New Industry Products

Clir’s Software Aims to Predict Renewable Energy Variability and Production

December 09, 2023 by Jake Hertz

Clir’s software tackles traditional shortcomings in predicting weather variability and renewable energy production forecasting. 

In the dynamic landscape of renewable energy, some of the biggest challenges surround forecasting expected energy production. Influenced by factors such as the weather, which is equally as complex to forecast, renewable production forecasting is a significant challenge for power electronics engineers.


Wind farm in a storm.

Wind farm in a storm. Image used courtesy of NREL


Clir Renewables has developed new software that utilizes a database of over 200 GW of industry data to model the variability of hourly energy production. The software could transform the approach to production forecasting. This article explores the technical background of renewable energy production forecasting, the specifics of Clir’s new technology, and its potential implications for the renewable energy sector.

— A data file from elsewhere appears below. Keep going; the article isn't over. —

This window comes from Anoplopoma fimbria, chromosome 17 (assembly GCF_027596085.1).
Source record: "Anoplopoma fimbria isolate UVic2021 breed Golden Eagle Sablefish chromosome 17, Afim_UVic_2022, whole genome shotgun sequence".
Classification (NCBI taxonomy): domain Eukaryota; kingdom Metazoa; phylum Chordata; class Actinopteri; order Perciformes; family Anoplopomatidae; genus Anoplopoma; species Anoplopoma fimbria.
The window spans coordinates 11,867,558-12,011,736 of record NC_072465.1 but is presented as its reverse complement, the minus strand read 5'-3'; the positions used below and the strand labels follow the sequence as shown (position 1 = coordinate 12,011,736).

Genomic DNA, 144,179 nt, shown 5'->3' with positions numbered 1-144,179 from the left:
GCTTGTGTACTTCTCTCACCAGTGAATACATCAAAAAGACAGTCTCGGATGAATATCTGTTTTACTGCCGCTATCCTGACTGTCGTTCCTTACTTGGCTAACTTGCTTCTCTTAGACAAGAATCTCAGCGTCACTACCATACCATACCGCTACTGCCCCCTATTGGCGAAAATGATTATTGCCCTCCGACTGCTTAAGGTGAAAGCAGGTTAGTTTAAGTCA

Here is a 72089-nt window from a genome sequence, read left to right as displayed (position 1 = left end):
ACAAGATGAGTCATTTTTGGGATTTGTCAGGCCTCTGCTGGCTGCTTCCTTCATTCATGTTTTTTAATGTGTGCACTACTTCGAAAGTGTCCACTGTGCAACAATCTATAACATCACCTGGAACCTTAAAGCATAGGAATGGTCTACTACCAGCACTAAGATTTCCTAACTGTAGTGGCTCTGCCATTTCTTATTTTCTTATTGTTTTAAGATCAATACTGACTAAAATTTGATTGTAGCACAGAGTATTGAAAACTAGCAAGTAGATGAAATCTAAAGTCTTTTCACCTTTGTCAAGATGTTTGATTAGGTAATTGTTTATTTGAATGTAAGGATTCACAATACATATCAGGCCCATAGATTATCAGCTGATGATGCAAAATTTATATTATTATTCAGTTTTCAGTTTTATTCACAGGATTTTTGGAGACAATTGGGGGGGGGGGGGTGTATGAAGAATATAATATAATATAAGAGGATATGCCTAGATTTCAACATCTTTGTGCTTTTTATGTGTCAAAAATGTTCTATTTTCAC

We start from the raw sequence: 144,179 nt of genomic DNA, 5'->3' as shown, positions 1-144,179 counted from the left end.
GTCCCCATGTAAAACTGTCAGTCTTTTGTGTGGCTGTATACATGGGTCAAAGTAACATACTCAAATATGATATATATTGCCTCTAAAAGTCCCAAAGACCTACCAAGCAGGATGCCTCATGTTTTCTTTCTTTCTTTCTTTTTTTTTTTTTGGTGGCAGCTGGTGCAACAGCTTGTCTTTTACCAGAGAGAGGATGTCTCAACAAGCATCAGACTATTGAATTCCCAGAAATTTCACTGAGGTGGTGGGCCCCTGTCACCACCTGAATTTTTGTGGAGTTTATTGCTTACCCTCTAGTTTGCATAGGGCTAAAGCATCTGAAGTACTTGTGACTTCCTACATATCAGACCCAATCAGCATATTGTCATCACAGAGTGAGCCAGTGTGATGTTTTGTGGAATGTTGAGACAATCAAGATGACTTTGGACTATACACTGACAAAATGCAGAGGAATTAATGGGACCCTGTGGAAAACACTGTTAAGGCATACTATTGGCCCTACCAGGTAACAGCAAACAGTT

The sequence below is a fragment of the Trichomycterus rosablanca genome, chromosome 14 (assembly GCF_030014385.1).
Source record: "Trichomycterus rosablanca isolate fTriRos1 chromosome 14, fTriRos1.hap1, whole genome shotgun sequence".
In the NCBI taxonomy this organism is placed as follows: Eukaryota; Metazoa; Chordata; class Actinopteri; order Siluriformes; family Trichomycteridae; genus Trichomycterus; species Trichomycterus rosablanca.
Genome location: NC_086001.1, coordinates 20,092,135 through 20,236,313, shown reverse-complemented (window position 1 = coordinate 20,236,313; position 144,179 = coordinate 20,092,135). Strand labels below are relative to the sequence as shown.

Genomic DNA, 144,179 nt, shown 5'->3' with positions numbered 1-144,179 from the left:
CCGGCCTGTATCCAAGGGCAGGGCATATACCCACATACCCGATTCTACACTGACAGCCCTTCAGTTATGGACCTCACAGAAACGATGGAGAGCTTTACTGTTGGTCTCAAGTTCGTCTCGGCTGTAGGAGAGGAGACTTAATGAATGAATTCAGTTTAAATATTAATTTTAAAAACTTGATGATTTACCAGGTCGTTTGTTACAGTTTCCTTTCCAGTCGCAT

Challenges in Renewable Energy Production Forecasting

Understanding the nuances of renewable energy production forecasting requires looking into the multifaceted challenges posed by the inherent variability of sources like wind and solar and the limitations of conventional forecasting models. 

This variability, primarily driven by unpredictable environmental conditions, is the crux of the forecasting dilemma. Wind and solar energy outputs are heavily influenced by wind speed, solar irradiance, temperature, and cloud cover. These elements are challenging to predict with precision and are subject to rapid and unpredictable fluctuations, leading to significant variability in energy output.


Forecasting power generation is a difficult task.

Forecasting power generation is a difficult task. Image used courtesy of RE Global